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As the second-quarter venture capital data comes out, it’s clear there’s a difference in how the startup market behaves and how it actually feels. Sure, capital has slowed, but in the United States at least, the numbers aren’t as devastating as expected.
The numbers – which I would recommend you check out for yourself – give a healthy dose of perspective at a difficult time in tech. It’s an odd dissonance: no matter how much capital is out there, it’s clear that startups of all sectors and stages are still responding to macro concerns.
So this week’s dismissal column will be about contextualizing that dissonance: we have actual data, courtesy of Trueup, that gives us some color on who of the great tech is the toughest, both in terms of institutions and sectors hit was released.
Trueup, a tech recruitment platform that tracks layoffs, claims that since the beginning of 2022, over 117 unicorns have announced layoffs. Of this cohort, the sector with the most layoffs is fintech, followed by crypto and real estate.
Notable fintech layoffs in recent weeks include Amount, which shed 18% of its workforce after earning a $1 billion valuation just a year earlier, and MainStreet, which shed 30% of its workforce weeks ahead of a potential recapitalization , On Deck, which cut 25% and reduced its Accelerator program, and Klarna, which cut 10% of its workforce before seeking financing at a lower valuation.
Layoffs are not unheard of in the crypto world either, as Coinbase and Gemini have also laid off tech employees in response to the market.
As my colleague Mary Ann Azevedo reports, fintech’s recent decline stands in stark contrast to its busy 2021. It’s not entirely surprising that the same sector that has seen massive venture capital gains is also conducting layoffs. Growth at any cost, we hear from investors, comes at a cost — especially when there’s sudden pressure to shift to profitability and focus.
Understanding which sectors have the highest percentage of layoffs gives us a better perspective on where exactly the belts need to be tightened in a profitability-focused startup landscape. However, things are quickly becoming skewed: fintech and crypto could see more publicly known layoffs due to the high rate of innovation in recent years. Every startup these days is a fintech or web3 startup, so sheer volume could be why the drop is so dramatic.
So, that’s what I’m nucleating on these days. In the remainder of this newsletter we will look at a creative take on cap table management, the impact of The Roe Reversal on Tech and Cauldrons. As always, you can support me by forwarding this newsletter to a friend or by Follow me on Twitter or subscribe to my blog.
offer of the week
AngelList Venture launches Stack Equity Management, a way for startups to organize and manage their cap tables natively within the platform. Stack Equity is a suite of products that companies use to set up, update and acquire founder, employee and investor equity. It is available today for US-based C Corporations.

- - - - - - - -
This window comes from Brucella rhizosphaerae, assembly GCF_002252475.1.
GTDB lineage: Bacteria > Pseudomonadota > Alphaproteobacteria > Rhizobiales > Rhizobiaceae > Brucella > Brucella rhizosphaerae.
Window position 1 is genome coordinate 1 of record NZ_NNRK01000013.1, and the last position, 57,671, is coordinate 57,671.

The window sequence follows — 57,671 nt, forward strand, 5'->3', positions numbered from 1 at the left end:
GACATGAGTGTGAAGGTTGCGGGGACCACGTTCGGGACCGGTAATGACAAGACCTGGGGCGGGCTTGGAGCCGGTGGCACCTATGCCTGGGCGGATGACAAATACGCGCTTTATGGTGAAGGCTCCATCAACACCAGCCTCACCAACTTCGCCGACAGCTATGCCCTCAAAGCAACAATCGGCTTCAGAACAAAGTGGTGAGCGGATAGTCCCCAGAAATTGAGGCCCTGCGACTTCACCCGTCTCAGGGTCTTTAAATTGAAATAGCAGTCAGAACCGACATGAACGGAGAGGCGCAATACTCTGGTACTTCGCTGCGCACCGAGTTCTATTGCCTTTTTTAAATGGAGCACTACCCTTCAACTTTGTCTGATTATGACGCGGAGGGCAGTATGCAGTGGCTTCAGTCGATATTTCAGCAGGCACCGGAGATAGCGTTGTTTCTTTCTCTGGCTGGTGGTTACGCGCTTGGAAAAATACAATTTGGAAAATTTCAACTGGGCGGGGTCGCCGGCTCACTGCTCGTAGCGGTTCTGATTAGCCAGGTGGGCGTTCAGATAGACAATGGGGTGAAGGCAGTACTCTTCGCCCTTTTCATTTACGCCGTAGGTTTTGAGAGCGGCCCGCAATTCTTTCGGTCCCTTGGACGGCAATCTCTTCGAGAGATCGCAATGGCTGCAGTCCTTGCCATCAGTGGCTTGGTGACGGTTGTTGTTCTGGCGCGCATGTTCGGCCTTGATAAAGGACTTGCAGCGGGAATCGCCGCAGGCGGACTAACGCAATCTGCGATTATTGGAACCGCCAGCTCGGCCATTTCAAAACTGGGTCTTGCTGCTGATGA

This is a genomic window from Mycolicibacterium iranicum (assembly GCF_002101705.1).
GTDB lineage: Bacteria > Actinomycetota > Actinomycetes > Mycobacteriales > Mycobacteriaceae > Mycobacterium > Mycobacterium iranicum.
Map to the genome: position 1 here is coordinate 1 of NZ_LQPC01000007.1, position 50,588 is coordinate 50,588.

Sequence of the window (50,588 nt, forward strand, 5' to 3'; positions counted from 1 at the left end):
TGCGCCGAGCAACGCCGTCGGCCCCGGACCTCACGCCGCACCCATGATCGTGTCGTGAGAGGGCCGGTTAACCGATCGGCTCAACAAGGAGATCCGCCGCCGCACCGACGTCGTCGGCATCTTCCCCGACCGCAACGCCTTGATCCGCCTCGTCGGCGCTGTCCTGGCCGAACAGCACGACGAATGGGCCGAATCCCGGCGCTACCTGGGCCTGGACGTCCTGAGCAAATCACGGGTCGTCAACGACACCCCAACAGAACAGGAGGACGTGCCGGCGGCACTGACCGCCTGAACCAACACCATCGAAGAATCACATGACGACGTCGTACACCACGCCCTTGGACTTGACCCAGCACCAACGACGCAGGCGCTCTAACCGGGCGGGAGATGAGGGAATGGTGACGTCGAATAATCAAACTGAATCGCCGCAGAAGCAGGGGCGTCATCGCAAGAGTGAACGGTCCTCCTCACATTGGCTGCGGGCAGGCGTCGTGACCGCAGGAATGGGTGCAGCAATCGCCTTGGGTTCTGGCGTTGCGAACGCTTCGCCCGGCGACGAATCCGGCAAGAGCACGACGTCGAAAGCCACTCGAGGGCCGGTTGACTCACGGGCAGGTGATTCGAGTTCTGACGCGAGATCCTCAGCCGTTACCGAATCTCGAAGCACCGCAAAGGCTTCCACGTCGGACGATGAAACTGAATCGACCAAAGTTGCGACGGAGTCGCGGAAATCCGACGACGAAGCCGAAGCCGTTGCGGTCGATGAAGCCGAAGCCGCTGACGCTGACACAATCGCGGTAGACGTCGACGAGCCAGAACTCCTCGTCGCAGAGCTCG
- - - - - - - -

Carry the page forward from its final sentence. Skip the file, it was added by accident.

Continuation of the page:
Therefore it is important: The company competes with its biggest competitor, Carta, when it comes to pricing for managing cap tables. Stack Equity Management calculates companies based on team members, while Carta calculates companies based on stakeholders, aka investors, on the cap table. We love fintech drama!
Cauldrons, Bolts, and Sauermarkets: Welcome to Halloween in July
We had a scary episode on Equity this week, as you can tell from the episode title. For me, by far the highlight of the episode was how a company came out of a lawsuit against a startup and settled by becoming a shareholder in the same company. whoops
Therefore it is important: Forever21’s parent company sued fintech Bolt, which has been experiencing ongoing struggles and executive shake-ups for failing to deliver on its promises. To date, the same company has come to terms with Bolt by becoming a shareholder in the startup. Talk about a quick turnaround. Here is an excerpt from Mary Ann’s article:
As for Bolt’s new cozy alliance with his formerly frustrated client, Kuruvilla now suggests it’s all water under the bridge.
He noted that “Both Forever21 and Lucky Brand have been using Bolt for a long time and will continue to use it with this renewed partnership.”
“Both the ABG leadership and I are working together to figure out how we can continue to grow it and this comes straight from their CEO because he has a very high bar for the type of partners he wants to work with,” added Kuruvilla. “He clearly has a strong belief in Bolt and our products. So we are excited to take it to the next level.”
About the week
Seen on TechCrunch
It sounds like Elon Musk is still trying to get out of his own Twitter deal
Sequoia wants to invest $1 million in your idea and then teach you how to actually sell it
Twitter begins testing “CoTweets” to allow users to co-tweet
Former Theranos manager Sunny Balwani is found guilty of fraud
MKBHD says yes to Google Glass, no to the Metaverse
Seen on TechCrunch+
The Roe reversal weighs heavily on burgeoning tech cities in red states
As the global venture capital market slows, is the US dodging the downturn?
Pitch Deck Teardown: Enduring Planet’s $2.1 million seed deck
7 ways investors can gain clarity when conducting technical due diligence
Crypto losses hit $670 million in the second quarter, up 52% from the year-ago period
Until next time,